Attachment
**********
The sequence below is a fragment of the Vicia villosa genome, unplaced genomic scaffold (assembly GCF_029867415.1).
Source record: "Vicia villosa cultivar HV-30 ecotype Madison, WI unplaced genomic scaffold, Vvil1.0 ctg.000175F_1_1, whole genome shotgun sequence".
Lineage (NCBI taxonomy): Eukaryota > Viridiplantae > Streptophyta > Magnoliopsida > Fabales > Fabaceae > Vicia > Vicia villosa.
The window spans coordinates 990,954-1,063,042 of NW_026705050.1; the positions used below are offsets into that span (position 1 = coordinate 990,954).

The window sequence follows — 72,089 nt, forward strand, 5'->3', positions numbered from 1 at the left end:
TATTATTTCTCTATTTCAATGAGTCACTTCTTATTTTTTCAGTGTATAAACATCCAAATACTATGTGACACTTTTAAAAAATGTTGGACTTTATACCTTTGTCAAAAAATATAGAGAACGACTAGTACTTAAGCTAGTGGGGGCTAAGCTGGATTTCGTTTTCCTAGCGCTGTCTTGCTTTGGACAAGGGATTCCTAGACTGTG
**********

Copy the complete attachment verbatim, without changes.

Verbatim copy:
The sequence below is a fragment of the Vicia villosa genome, unplaced genomic scaffold (assembly GCF_029867415.1).
Source record: "Vicia villosa cultivar HV-30 ecotype Madison, WI unplaced genomic scaffold, Vvil1.0 ctg.000175F_1_1, whole genome shotgun sequence".
Lineage (NCBI taxonomy): Eukaryota > Viridiplantae > Streptophyta > Magnoliopsida > Fabales > Fabaceae > Vicia > Vicia villosa.
The window spans coordinates 990,954-1,063,042 of NW_026705050.1; the positions used below are offsets into that span (position 1 = coordinate 990,954).

The window sequence follows — 72,089 nt, forward strand, 5'->3', positions numbered from 1 at the left end:
TATTATTTCTCTATTTCAATGAGTCACTTCTTATTTTTTCAGTGTATAAACATCCAAATACTATGTGACACTTTTAAAAAATGTTGGACTTTATACCTTTGTCAAAAAATATAGAGAACGACTAGTACTTAAGCTAGTGGGGGCTAAGCTGGATTTCGTTTTCCTAGCGCTGTCTTGCTTTGGACAAGGGATTCCTAGACTGTG